• When asked by Mackey if he could form opinions on 18 college players he'd never seen after attending just one college game, Ryan replied: "That's what you're supposed to do, and if you go into that college game and you can't do that then you need to get out of the business, because you're paid to evaluate and make a decision."
  • Ryan feels that lack of command, not lack of stuff, has been the reason for Mike Pelfrey's early struggles in his first season with the Twins. Pelfrey is still less than one year removed from Tommy John surgery. Ryan isn't surprised by the early problems and feels that Pelfrey "will be fine" in the long run, which implies to yours truly that Pelfrey will have a fairly long leash.
  • The Twins have two weeks to make a decision on right-hander Tim Wood, whom they signed to a Major League contract this offseason following his dominant season for the Pirates' Triple-A affiliate in 2012. Mackey reports that Wood's stuff has looked good but notes that the Twins will have to expose him to waivers if he's not on the 25-man roster at the end of his 30-day rehab window because he is out of options.
  • Minnesota "flirted pretty heavily" with Joe Blanton this winter, but it looks like they dodged a bullet when Blanton picked the Angels instead. Mackey notes that Blanton has allowed as many homers (nine) as the entire Twins rotation combined.
  • The Twins will be cautious with how quickly they promote top prospects Miguel Sano and Byron Buxton, as the organization wants to see how they fare when facing pitchers in their respective leagues for a second time. Mackey adds that Sano — Baseball America's No. 9 overall prospect — doesn't have to be added to the 40-man roster until after the 2014 season.

Rob Antony Talks Twins’ Offseason, Future

For the fourth straight year, Twins assistant general manager Rob Antony sat down with Jesse Lund of SB Nation's Twinkie Town to discuss the state of affairs with his team. Antony and Lund discussed the Twins' offseason at length, ranging from the trades of Denard Span and Ben Revere to the Twins' pursuit of starting pitching. Here's a look at some of the highlights, but bear in mind that entire piece is well worth your time…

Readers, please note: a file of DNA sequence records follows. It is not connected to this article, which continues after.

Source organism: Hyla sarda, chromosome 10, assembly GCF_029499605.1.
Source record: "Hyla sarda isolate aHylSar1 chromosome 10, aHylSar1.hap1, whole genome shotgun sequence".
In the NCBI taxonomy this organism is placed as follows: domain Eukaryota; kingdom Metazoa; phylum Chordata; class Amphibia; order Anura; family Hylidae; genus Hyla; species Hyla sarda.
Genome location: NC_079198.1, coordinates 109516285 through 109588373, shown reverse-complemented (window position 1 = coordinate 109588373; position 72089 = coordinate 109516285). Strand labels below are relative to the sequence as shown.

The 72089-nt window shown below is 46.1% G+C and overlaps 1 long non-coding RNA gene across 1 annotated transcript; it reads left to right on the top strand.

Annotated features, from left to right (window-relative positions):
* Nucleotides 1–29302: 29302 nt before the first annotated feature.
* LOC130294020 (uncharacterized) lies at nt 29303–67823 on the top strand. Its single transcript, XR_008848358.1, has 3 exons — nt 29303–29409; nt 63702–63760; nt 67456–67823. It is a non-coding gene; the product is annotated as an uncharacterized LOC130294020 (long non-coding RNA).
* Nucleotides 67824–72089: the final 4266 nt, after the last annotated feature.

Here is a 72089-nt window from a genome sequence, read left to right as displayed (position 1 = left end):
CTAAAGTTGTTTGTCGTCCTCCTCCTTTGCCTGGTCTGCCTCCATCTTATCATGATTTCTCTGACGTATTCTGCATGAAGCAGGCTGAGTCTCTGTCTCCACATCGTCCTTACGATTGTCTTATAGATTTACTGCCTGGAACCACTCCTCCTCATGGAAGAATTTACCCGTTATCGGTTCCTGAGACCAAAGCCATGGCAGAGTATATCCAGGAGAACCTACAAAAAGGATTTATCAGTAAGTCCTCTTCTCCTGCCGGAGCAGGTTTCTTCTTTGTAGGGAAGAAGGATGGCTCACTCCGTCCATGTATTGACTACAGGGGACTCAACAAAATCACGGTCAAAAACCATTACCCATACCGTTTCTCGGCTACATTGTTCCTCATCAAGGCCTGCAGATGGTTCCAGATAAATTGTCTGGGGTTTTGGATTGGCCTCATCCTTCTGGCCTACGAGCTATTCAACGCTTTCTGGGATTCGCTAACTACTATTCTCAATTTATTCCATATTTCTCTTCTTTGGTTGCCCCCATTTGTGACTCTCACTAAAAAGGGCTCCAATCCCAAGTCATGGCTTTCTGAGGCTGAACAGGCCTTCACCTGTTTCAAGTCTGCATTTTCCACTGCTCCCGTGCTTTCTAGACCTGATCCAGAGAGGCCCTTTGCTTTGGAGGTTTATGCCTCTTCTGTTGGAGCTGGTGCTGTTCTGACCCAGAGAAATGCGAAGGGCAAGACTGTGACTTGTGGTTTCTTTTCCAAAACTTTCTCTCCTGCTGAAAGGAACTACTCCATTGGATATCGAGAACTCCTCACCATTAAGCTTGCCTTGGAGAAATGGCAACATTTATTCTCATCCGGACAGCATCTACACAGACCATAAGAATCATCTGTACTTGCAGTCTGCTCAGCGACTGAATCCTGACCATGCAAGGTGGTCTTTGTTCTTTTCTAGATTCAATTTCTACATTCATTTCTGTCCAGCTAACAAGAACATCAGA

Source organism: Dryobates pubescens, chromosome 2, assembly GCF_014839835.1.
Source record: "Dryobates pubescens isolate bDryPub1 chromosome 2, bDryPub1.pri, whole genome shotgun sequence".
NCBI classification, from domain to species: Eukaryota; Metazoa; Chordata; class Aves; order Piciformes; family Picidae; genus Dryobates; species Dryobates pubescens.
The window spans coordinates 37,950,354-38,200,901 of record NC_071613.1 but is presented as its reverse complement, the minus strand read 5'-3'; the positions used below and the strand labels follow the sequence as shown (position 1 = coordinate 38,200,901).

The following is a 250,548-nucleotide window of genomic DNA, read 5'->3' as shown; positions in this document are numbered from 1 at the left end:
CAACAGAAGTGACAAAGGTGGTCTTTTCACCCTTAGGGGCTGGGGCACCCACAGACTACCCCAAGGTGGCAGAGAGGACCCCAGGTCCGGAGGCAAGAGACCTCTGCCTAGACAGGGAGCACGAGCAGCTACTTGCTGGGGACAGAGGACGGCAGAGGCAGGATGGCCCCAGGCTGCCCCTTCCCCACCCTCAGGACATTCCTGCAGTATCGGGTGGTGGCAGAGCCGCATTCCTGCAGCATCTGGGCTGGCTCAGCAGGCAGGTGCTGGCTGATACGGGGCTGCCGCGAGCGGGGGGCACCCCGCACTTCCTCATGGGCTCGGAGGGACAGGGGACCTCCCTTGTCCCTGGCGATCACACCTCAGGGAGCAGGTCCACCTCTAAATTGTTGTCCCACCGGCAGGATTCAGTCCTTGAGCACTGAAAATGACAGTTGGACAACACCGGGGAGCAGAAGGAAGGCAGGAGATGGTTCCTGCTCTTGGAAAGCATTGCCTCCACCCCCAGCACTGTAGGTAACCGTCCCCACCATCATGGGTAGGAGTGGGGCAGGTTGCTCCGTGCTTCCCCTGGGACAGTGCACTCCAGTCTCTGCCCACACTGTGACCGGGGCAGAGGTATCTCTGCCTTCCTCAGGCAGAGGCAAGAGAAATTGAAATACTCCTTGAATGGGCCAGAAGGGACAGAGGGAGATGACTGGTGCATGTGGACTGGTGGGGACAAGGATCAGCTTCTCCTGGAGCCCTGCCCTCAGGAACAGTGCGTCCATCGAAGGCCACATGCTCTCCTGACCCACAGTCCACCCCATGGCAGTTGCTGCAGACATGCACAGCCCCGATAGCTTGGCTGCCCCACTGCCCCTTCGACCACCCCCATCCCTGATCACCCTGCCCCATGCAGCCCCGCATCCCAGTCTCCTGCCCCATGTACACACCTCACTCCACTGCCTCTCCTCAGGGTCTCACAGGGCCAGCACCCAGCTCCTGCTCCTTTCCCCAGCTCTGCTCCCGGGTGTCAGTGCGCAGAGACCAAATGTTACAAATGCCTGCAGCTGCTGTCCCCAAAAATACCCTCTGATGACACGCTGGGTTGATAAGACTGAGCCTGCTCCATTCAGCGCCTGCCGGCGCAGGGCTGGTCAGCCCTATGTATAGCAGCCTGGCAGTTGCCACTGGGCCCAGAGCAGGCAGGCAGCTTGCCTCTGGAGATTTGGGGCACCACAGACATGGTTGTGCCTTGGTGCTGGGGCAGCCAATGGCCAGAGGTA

• The Twins never intended to trade both Revere and Span, but the Phillies' offer of Trevor May and Vance Worley was too strong not to pull the trigger. Antony identifies May as someone who could get a September call-up in 2013 if he enjoys a strong season.
  • The Twins had conversations with both Scott Baker and Francisco Liriano, but were unable to agree to terms with either one. In particular, the Twins sought a club option for Baker, who wanted strictly a one-year deal. Antony said they didn't want 2013 to "be a donation" to Baker in the event that he wasn't healthy and effective for most of the season. That decision looks wise, with Baker on the 60-day disabled list for the Cubs.
  • Mike Pelfrey identified the Twins as a team he wanted to pitch for and was aggressive in working out a deal, according to Antony. The Twins did quite a bit of homework on Pelfrey's recovery from Tommy John surgery in order to ascertain that the right-hander would indeed be ready for Opening Day, as he promised.
  • The Twins made several "competitive offers" to free agent starting pitchers, in some cases making better offers than the ones those pitchers ultimately took. The Twins had conversations with nearly every free agent starting pitcher and spoke with around 15 agents for pitchers at the Winter Meetings in December.
  • Following the Span trade, most teams didn't believe that the team would also trade Revere. Antony says four teams were in the mix for Revere, but the Phillies were the most aggressive and ultimately landed him with the aforementioned offer.
  • The Twins were willing to do a one-for-one swap of Span and Alex Meyer because they believe Meyer is a legitimate front-of-the-rotation candidate who can be a "dominant" strikeout pitcher.